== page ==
Long before Cerezyme (imiglucerase) and Cerdelga (eliglustat) were approved as Gaucher type 1 treatments, before a computer simulation was found to identify optimal treatments, and before the development of new stem cell lines for study, there was Roscoe Brady, MD.
A scientist emeritus at the National Institutes of Health (NIH), Brady spent more than half a century conducting groundbreaking research on inherited metabolic storage diseases such as Gaucher, Niemann-Pick, Fabry, and Tay-Sachs.
Although he died in 2016, Brady’s work belongs to the ages.
In fact, Brian Berman, president and CEO of the National Gaucher Foundation (NGF), recently memorialized Brady in a missive titled “A Letter From Brian Berman, President, National Gaucher Foundation,” published in Molecular Genetics and Metabolism Reports.
He called Brady a “scientific legend.” But, then, he may be a tad partial; Berman lives with Gaucher disease.
“I sit at home late at night, listening to the sounds of my children breathing,” he wrote. “If not for the efforts of Dr. Brady, they would not exist. I would not exist.
“His tenacious approach to pioneering work transformed the future for Gaucher patients; developing a way to replace defective enzymes resulted in a life-saving treatment that has completely changed what would otherwise have been the destiny of those suffering from Gaucher disease,” Berman said.
Brady attended Pennsylvania State University and earned his medical degree from Harvard Medical School. While at the NIH, he and his colleagues identified enzyme defects in Gaucher, Niemann-Pick, and Fabry diseases as well as the specific metabolic abnormality in Tay-Sachs.
They also developed diagnostic, carrier detection, and prenatal tests for Gaucher, Niemann-Pick, and Fabry, and pioneered effective enzyme replacement therapy (ERT) for those living with Gaucher and Fabry.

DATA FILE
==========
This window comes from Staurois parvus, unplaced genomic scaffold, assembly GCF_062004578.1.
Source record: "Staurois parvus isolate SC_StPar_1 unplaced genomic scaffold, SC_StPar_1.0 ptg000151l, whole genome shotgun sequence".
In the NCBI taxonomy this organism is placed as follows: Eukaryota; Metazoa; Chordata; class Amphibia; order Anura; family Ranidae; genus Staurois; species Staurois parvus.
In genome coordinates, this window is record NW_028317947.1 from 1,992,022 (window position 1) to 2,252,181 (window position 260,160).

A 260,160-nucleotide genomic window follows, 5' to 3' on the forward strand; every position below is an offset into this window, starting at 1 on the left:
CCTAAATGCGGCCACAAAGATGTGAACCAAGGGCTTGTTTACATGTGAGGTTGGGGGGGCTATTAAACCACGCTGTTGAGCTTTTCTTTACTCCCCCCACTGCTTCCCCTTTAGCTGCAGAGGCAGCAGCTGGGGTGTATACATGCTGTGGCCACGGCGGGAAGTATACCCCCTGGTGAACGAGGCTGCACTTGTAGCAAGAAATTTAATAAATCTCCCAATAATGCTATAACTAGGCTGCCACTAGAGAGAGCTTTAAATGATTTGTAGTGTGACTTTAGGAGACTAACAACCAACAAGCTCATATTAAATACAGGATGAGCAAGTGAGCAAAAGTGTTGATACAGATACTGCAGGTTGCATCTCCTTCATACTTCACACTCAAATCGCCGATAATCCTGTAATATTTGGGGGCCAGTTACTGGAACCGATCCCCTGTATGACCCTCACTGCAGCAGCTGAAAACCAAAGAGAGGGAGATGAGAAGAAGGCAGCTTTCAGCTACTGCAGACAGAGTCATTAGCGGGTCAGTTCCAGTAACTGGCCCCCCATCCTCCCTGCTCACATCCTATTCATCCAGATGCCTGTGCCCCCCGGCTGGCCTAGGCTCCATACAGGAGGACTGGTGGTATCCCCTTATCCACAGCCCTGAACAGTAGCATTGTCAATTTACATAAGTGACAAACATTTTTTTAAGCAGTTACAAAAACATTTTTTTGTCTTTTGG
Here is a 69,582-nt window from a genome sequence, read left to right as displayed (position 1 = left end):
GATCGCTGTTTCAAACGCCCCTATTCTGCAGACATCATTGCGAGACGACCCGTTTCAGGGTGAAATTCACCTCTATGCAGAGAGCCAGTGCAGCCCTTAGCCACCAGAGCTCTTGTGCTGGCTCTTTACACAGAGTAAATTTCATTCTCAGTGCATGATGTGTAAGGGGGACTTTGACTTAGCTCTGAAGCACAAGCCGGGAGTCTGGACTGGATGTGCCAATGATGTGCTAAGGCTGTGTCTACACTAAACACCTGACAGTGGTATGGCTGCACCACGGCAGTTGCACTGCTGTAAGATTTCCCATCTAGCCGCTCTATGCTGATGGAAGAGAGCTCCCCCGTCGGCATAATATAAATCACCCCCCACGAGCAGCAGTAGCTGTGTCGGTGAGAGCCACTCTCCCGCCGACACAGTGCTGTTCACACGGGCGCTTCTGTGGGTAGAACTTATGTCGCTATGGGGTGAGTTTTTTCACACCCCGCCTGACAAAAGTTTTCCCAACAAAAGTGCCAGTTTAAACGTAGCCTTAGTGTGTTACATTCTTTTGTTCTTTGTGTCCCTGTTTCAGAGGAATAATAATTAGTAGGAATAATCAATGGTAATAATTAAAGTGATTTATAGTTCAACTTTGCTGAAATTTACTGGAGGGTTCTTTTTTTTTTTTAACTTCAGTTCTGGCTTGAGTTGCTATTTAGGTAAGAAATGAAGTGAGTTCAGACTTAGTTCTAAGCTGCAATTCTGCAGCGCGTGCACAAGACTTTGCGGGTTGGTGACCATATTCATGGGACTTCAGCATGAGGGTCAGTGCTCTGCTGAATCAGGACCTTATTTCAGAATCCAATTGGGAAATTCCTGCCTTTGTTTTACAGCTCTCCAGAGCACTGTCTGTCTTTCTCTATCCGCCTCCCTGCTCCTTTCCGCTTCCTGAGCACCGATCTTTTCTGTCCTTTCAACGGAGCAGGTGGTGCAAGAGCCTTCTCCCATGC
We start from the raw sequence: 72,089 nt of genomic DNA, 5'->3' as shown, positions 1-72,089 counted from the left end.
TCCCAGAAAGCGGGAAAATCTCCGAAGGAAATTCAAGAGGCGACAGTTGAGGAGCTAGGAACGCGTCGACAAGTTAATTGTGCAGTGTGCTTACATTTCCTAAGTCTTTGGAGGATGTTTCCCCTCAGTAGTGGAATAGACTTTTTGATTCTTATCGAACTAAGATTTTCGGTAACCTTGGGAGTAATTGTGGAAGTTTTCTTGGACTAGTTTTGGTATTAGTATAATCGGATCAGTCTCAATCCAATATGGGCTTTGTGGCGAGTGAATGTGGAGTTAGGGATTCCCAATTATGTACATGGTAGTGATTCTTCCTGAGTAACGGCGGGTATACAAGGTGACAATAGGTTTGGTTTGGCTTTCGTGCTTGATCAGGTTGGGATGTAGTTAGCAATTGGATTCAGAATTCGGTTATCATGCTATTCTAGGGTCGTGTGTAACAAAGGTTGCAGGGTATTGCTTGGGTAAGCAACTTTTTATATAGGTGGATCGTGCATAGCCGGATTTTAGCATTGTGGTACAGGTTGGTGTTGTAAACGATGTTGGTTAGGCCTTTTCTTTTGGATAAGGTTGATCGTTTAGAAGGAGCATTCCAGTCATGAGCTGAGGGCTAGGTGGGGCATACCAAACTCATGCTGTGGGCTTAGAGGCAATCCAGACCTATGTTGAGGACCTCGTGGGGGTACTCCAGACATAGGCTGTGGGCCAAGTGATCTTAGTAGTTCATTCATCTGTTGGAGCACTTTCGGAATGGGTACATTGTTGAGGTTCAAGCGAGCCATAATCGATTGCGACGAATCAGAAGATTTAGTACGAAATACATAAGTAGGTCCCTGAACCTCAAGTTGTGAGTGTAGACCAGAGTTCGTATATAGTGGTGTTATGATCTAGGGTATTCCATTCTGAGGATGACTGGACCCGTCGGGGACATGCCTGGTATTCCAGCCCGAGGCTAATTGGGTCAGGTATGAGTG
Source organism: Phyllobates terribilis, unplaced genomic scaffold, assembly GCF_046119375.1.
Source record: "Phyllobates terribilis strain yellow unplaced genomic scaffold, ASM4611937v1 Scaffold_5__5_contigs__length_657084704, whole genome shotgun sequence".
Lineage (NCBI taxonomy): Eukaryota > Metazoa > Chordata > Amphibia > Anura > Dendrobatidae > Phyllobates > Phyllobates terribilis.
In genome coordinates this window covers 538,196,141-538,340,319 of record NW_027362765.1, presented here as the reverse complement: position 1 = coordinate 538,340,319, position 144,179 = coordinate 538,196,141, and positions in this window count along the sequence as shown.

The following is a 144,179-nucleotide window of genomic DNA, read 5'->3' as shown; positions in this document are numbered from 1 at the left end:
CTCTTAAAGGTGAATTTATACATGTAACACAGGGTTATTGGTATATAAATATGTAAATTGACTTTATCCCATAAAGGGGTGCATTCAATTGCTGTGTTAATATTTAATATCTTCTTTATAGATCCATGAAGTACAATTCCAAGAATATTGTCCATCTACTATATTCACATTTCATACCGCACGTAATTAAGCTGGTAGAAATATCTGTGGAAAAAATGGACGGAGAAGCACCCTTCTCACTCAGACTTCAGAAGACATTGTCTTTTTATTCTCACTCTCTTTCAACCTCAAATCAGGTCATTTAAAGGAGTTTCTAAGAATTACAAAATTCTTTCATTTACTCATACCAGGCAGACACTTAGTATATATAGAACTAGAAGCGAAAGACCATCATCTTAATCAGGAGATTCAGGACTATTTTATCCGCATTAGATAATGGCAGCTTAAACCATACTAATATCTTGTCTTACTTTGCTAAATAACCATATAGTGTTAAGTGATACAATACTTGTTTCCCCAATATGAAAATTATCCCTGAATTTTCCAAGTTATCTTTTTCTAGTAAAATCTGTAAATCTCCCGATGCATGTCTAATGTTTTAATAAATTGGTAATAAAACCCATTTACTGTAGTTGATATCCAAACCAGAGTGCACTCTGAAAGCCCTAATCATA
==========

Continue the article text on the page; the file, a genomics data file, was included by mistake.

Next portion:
Over his long career, Brady was bestowed many honors, including the Gairdner International Award, the Cotzias Award from the American Academy of Neurology, and the United States National Medal of Technology and Innovation. He was also a member of the National Academy of Sciences and the Institute of Medicine.
In his letter, Berman included input from leaders of other organizations that represent patients globally who have benefited from Brady’s work. Brady was a longtime member of the National Organization for Rare Disorders (NORD) medical advisory committee.
“He devoted countless hours to helping NORD provide accurate information on rare metabolic diseases to patients and medical professionals, overseeing NORD’s Research Grant Program and advising NORD’s advocacy on public policies related to his areas of expertise,” writes NORD president and CEO Peter L. Saltonstall.
Some recalled memorable encounters with Brady and the legacy that he left behind.
“Once, while sitting across the aisle from each other on an airplane several years ago, I learned a great deal about substrate reduction concepts and theories. Dr. Brady always exhibited so much enthusiasm for furthering science on our behalf. We will truly miss this exceptional leader, teacher, explorer, scientist, humanitarian and friend,” remembers Jerry Walter, founder and president of the National Fabry Disease Foundation.
For his part, Berman ended his tribute with something of a call to action.
“May we all be as passionate, as energetic and as kind as Dr. Brady. May we all care as deeply. May we all feel such a sense of responsibility to the world and to each other.”
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